Cork IT Claim Top Prize in HSA Safety in Undergraduate Construction Competition 2016
A team of students from Cork IT has won the Health and Safety Authority’s annual Safety in Construction competition, aimed at undergraduate teams from construction-related programmes in higher education. At the final, four finalist teams battled it out to win the first prize of Apple iPads. The winning team was captained by Alan Hayes and other members were Anna Pietrzak and Brian Byrd. A team from Carlow IT won the runners-up prize of €600. The team was captained by Mark Grincell and other team members included Conor Parker and Richard Burke. Other finalist teams were from Carlow IT.
The aim of the competition is to provide an environment where undergraduate students can collaborate and work together to enhance, develop and embed their knowledge and understanding of safety and health in construction. The competition brief asked students from different disciplines to work together as a team of safety consultants considering key aspects of the inspection, assessment and repair of a Victorian sewer line that runs under a part-pedestrian street.
Various challenges had to be addressed including: designing a poster to motivate site personnel to work safely, and positively influence safety on-site using the principles of behavioural- based safety; the selection of reasonably practicable safe work methods to carry out the inspection, damage assessment and repair work to the sewer; control of occupational health hazards and the preparation of a risk assessment and safe system of work for repairs by means of open excavation.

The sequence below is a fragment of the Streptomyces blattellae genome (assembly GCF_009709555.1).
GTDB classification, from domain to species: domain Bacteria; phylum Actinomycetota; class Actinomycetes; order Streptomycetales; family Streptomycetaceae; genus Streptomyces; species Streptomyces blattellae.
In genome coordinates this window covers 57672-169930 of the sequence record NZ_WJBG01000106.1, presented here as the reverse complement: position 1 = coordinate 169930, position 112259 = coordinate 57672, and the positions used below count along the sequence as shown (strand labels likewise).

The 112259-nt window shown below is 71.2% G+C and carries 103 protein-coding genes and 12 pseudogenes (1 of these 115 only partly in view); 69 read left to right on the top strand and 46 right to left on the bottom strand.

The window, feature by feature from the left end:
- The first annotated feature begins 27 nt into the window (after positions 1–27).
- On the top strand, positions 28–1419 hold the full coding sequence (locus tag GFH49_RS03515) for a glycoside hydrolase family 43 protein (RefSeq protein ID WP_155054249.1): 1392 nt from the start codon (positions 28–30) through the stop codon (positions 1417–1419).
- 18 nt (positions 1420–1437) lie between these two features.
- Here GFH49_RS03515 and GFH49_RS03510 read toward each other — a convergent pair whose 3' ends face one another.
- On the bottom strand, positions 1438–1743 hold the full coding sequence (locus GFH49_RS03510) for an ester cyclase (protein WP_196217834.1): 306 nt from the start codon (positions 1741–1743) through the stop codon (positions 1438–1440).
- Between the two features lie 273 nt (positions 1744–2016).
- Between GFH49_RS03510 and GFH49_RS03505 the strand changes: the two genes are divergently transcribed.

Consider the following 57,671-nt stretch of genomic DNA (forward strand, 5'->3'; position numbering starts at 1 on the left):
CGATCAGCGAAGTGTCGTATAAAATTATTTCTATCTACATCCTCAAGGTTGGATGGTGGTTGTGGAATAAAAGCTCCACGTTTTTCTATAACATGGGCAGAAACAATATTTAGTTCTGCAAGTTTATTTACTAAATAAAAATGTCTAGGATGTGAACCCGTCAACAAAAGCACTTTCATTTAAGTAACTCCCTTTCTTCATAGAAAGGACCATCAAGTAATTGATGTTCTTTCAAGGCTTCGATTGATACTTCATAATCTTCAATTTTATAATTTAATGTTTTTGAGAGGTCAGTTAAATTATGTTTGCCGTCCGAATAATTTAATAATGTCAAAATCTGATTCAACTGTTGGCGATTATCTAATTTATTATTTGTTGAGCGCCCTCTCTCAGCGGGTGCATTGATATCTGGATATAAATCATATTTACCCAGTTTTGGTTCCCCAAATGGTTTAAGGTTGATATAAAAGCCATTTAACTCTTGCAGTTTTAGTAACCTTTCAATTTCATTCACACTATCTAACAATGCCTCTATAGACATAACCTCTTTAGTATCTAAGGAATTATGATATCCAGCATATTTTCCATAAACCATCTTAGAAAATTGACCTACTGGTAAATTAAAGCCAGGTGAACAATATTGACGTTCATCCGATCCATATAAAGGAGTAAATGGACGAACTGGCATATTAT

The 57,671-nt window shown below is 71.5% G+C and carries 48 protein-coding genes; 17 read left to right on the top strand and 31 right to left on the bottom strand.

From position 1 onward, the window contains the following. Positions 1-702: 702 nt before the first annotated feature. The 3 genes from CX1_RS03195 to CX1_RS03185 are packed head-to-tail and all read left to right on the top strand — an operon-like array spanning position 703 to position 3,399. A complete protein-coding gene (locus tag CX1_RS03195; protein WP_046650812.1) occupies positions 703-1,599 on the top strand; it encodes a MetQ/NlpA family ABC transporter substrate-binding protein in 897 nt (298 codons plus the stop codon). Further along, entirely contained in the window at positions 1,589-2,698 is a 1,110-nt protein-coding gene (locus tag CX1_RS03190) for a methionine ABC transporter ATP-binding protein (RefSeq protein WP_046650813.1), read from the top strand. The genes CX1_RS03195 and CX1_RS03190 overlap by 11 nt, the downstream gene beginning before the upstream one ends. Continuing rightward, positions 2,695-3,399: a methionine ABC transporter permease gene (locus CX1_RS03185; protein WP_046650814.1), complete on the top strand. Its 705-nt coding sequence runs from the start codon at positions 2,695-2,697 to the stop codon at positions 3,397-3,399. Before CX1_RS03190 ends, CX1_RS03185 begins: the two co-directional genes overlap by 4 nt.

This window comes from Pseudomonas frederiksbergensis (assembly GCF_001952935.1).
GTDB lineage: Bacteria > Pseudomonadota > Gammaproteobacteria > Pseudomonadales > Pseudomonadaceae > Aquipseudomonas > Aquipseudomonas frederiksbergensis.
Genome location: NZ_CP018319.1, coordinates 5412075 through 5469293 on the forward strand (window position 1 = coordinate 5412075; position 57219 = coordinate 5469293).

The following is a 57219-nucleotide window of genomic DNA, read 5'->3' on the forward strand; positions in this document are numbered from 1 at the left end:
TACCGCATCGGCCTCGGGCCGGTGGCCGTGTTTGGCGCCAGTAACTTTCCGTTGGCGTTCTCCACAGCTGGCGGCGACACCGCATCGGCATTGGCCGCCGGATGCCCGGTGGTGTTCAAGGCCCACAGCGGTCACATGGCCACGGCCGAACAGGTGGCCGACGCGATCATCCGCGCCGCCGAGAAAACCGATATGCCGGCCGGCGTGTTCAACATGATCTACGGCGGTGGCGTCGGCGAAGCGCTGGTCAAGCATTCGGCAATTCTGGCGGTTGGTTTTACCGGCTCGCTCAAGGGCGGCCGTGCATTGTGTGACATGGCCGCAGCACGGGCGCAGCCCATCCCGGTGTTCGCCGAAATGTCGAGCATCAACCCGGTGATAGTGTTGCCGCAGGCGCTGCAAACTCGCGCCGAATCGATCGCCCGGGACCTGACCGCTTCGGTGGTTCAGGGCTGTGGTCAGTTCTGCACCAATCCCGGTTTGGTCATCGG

Chief Executive of the Health and Safety Authority, Martin O’Halloran congratulated the winners and said: “This competition for construction undergraduates stresses the training and skills required to make the important decisions in planning and managing safe work in this high-risk sector. These decisions can have a life or death impact on others. As more students are set to choose construction-related courses in higher education, with the growth in that sector, it is essential that construction undergraduates get thinking and collaborating on safety before they reach the workplace. By working together to find solutions to safety challenges that they will face as professionals, the competition can help them to keep the construction sites of the future safer places to work in.”
Chairperson of the Authority’s Third Level Education Group, Professor Anne Drummond, from U.C.D. said: “By collaborating on real-life scenarios like this, students can get to grips with the kind of challenges they will face in the construction workplace. The competition takes a problem-based learning approach and encourages team members to work together from different disciplines in construction-related programmes. In this way, students learn about risk management in a very hands-on and practical way where they can learn from their peers and can apply theoretical knowledge and principles.”
The judging panel was made up of the following members: Mike McDonagh (Senior Construction Policy Inspector, HSA), Mike Keyes (Aegis Safety, Safety in Design Consultant and Third Level Education Group, HSA) and Kevin Cummins (EHS Manager for John Sisk and Son Ltd). The competition was further supported by the Construction Safety Partnership, the Construction Advisory Committee of the Authority and the Institution of Occupational Safety and Health (IOSH) who provided finalists with one year free membership.